Thanks Hughbike for the intel.  Yes the shop where I bought my Kicker Unit likes and uses Zwift on their computrainers.  I went with the Trainer Road program because of several recommendations from other Century riders who use it.  I'll check it out.  The problem is that I'm new to all this trainer program stuff and really just want someone to say get this, do this program, stay on it and you'll be good to go cause it works!  Simple.  If this was September I'd say OK time to try a bunch of stuff out.  But I'm concerned that I'm already no doing enough to be ready.  Changing now, unless what I'm doing is really NOT GOOD is an option I'm not likely to take.  Does Zwift have a program for DK200 or such events?  Something that is good to go.  I agree with be tedium of TR however I have two flat screens set up and I can watch sports on the big screen and the TR program on the smaller screen and they are both in front of me next to each other.  So it's so far not too bad.
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hughbike
I don't think Zwift has training programs for anything longer than a century, but I imagine any program would be scalable. The difference between the 2 is that with TR I have only a graph to keep me honest, but with Zwift I am fully engaged in the ride. I don't need/crave distraction, I always have people to ride with and it keeps me motivated and on pace. Just my opinion. FWIW, A trial at Zwift will cost you zero $ and you will get 2 hrs training (up to 50k distance in the trial) you can base on what you would have done on TR anyway. I am not trying to sway you, it just works great for me. Do a side by side comparison of the build-up programs in TR vs Zwift, might be surprised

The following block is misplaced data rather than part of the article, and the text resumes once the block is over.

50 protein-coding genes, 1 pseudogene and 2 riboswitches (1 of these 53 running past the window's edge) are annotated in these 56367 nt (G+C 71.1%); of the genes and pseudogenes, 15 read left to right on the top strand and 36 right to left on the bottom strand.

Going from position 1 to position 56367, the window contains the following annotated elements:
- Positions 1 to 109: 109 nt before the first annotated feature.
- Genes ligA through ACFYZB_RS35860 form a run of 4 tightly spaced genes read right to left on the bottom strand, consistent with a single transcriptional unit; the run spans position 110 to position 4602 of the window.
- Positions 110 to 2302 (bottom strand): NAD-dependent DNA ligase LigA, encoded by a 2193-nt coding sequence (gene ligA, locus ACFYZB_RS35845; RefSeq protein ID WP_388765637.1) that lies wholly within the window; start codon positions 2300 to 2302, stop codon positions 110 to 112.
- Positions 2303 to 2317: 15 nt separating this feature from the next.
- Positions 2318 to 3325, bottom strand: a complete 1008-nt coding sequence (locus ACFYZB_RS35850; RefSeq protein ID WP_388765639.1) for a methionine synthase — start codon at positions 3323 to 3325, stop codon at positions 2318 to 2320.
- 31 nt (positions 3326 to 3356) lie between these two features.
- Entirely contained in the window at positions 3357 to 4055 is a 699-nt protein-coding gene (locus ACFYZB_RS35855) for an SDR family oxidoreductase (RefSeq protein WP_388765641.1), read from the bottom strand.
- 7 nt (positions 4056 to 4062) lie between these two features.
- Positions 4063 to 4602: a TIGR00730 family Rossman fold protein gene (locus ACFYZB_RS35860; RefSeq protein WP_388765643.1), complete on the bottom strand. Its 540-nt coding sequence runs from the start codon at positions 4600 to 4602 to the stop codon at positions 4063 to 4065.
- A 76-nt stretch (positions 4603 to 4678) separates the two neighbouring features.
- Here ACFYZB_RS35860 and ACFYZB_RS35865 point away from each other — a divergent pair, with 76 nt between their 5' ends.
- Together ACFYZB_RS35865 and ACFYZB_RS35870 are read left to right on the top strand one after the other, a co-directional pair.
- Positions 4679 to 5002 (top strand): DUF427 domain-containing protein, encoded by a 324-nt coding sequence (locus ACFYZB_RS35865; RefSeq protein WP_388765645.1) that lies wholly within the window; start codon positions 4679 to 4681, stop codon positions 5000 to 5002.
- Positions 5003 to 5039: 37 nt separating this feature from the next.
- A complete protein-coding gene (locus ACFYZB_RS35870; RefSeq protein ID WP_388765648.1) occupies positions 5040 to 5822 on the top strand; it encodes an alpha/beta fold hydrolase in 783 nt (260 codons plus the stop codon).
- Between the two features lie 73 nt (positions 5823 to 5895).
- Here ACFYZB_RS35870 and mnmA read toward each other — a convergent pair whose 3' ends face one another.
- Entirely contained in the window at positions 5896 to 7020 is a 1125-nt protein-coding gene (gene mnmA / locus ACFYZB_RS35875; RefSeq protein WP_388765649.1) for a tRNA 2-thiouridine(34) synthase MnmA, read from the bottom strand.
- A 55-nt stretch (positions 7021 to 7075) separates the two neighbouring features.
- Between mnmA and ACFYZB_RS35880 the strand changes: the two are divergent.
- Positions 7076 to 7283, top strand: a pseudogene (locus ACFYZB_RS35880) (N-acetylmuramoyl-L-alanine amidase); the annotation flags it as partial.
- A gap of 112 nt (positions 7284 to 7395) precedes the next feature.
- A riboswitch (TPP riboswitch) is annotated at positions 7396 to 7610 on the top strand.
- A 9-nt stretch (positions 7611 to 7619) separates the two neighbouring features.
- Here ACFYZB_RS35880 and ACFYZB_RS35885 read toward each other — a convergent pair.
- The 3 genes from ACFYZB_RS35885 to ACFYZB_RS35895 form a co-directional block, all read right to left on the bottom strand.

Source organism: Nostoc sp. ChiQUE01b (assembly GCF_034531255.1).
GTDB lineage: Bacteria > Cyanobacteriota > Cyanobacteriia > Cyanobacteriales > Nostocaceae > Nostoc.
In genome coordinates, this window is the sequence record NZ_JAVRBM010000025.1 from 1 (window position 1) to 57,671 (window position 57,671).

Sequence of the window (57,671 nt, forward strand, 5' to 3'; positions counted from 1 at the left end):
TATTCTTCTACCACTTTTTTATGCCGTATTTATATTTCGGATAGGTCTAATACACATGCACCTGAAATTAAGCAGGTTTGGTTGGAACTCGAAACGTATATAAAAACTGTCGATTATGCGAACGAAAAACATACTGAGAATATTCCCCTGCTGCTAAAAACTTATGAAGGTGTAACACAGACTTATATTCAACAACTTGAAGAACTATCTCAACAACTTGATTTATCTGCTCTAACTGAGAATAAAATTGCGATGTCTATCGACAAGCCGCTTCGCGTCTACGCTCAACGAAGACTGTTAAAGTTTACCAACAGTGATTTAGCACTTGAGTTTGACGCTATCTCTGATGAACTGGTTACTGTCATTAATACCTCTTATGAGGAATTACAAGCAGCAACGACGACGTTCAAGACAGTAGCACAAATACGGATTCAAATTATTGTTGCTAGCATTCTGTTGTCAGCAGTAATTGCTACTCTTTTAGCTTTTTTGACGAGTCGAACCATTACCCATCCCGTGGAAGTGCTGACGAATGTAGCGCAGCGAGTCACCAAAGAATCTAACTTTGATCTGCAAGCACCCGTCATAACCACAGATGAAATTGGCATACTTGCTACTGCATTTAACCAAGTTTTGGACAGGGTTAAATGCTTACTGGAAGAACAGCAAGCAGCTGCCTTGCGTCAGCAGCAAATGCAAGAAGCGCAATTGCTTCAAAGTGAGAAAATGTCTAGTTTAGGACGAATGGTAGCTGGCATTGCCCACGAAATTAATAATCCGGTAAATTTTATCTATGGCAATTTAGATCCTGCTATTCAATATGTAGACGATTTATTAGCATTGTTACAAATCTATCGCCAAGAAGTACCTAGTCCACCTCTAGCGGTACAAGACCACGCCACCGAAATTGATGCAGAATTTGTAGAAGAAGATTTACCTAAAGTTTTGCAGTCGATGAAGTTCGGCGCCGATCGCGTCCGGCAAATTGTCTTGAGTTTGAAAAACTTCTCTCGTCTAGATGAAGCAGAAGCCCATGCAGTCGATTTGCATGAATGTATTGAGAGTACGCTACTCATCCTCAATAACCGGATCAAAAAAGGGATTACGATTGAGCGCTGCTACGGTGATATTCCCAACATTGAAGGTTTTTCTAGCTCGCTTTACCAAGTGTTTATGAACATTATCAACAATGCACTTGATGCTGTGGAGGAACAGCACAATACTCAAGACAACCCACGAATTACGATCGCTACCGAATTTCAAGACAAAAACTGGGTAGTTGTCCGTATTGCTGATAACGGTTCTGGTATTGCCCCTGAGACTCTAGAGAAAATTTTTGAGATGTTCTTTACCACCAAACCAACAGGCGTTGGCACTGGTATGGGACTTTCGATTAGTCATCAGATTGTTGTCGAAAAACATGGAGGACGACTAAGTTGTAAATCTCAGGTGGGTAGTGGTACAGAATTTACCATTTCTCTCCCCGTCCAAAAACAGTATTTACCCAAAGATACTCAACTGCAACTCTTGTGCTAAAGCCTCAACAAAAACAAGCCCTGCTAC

Just to shake it up more, a quick google search brought this up!
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RobF
I'm thinking about spending time carrying the bike, too.  At Land Run last year, I saw plenty of obviously fit people struggling to figure out how to carry the bike without wearing themselves out.
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KelI
I agree with spending time carrying the bike- I was one of those at LR100 who did struggle (more than I realized) as I wound up with back spasms shortly before reaching Perry.  Also, you should be doing core strengthening workouts- I started doing that following LR100.  That did pay off as I had no future back issues during DK200 (alas I didn't finish).  Last point I'd bring up is heat conditioning.  Bundle up more than you would normally if you're going out for a ride.  It's not just going to acclimate you to the probable heat you'll encounter in Kansas, but it'll force you to keep yourself hydrated.  Just my 2 cents.  Good luck with your training.